by Bill Radin
Table of Contents
News, Training & Commentary by Bill Radin
Hitting the Magic Numbers
Metrics are used by top-flight recruiting firms to measure performance,
make projections, identify and correct mistakes, and help achieve
production goals. Raw numbers such as daily phone calls, weekly sendouts
and job orders can paint a fairly accurate snapshot of effort and
But to drill deeper into the qualitative nature of recruiting, I've
found ratios to be the most valuable tool. Here are some of the ratios I
use to help identify the efficiencies, strengths and weaknesses in my
1. Sendout-to-placement. On average, how many interviews do you need to
arrange before a placement is made? The industry average is somewhere
between five and ten. My personal average is three. If it takes you only
one or two interviews to make a placement, you've got psychic
powers, and should move to Las Vegas immediately.
2. Pitch-to-sendout. On average, how many times do you need to pitch a
job to your candidates before a person agrees to go on an interview? Very
few recruiters keep tabs on this ratio, so I have no idea what the
industry standard is. I know that in my case, it takes an average of
seven or eight recruiting calls (direct and indirect) to arrange a sendout.
If your pitch-to-sendout ratio is weak, it means one of
three things is happening. Either your presentation script is dull or
poorly constructed; the job you're pitching is unappealing to your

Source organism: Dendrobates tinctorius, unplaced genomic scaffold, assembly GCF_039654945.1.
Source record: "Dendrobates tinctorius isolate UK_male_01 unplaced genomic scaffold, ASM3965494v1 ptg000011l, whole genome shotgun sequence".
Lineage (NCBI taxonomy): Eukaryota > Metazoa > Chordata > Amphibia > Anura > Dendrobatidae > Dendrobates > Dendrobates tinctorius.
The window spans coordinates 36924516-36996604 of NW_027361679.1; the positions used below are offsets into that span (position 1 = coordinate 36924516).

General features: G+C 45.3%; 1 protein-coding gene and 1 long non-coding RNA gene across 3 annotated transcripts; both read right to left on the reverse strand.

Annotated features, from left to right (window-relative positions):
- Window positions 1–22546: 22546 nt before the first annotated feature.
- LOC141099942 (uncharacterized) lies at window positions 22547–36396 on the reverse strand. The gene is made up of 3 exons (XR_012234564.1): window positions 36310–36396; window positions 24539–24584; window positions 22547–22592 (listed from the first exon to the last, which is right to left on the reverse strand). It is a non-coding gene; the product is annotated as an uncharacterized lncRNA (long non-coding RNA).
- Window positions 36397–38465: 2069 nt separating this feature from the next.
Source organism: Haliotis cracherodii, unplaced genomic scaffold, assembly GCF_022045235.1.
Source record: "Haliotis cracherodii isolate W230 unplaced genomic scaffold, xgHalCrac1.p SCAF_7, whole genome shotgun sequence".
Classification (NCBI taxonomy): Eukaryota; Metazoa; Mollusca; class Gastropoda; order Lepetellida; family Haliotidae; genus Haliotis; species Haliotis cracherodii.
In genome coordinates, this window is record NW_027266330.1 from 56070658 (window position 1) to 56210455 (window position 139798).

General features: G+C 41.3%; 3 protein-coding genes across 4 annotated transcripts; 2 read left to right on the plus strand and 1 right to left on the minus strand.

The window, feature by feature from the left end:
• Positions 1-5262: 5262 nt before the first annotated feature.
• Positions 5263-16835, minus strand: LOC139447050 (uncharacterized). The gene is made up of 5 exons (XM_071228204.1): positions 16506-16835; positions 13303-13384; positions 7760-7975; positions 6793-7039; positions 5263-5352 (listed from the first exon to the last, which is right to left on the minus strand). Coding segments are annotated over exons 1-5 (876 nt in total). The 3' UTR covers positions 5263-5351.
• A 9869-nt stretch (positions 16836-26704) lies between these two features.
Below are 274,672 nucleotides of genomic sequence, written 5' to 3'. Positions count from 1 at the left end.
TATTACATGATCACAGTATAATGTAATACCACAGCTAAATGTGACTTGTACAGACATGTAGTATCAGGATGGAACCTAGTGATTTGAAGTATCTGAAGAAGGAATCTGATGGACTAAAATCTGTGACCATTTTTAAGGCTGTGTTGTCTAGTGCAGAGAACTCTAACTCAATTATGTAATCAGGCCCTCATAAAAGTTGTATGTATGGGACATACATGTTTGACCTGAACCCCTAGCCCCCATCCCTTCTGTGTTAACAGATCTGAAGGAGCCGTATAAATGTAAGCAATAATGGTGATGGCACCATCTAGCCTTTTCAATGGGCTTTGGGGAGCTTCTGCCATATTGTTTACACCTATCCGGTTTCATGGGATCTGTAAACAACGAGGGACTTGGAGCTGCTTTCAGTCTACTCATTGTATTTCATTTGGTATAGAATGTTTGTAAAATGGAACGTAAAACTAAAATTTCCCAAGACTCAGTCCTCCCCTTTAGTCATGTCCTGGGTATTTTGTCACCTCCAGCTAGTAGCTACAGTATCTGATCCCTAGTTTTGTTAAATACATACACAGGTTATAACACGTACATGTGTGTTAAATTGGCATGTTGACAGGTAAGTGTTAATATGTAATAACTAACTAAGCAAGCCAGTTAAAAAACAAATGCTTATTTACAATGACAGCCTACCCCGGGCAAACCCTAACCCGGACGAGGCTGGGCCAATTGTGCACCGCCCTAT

target market; or the requirements of the job are so tightly woven that
they unreasonably limit the universe of qualified candidates.
3. Presentation-to-sendout. On average, how many candidates do you need
to present to the employer before the company agrees to an interview?
Ideally, the ratio should be one-to-one. If you submit resumes for
approval, the ratio might jump to 2-to-1 or 3-to-1. If it's much
higher than that, you risk being perceived as the type of recruiter who
throws resumes at the employer until something sticks.
4. "Hot sheet" closure. This ratio describes the number of deals you
close after the candidate has gone to a second-level interview. If your
placement ratio is strong (say, 50 to 100 percent), it shows you have
good qualifying and closing skills. On the other hand, if your ratio is
weak, it means you're either failing to qualify your candidates and
employers up front, or you're making a habit of snatching defeat from
the jaws of victory.
5. Misery index. This is the percentage of deals that result in
falloffs, turndowns or accepted counteroffers. Many recruiters can live
with a 10 or 15 percent misery index; for me, a 10 percent misery
index is way too high.
Bear in mind that all things are relative; in the end, the only thing that matters
is whether you're getting good results. For example, if you need to
submit 100 resumes in order to arrange an interview, that's not
necessarily a bad thing -- if you can submit 1,000 resumes a day. What's
important is that you track your ratios, listen to what they're telling
you, and use them as a benchmark for making improvements.